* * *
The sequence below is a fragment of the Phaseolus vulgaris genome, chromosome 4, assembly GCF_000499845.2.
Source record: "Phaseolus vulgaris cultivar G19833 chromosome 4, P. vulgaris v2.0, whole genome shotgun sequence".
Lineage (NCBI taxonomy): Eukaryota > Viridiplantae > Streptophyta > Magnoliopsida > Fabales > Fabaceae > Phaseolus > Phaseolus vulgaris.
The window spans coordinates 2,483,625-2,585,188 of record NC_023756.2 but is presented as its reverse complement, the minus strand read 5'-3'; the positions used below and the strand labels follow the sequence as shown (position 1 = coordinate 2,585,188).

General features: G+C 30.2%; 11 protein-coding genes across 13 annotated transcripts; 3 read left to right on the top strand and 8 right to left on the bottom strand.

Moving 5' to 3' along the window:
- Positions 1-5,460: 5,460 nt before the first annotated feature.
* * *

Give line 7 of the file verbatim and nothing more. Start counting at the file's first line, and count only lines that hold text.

- Positions 1-5,460: 5,460 nt before the first annotated feature.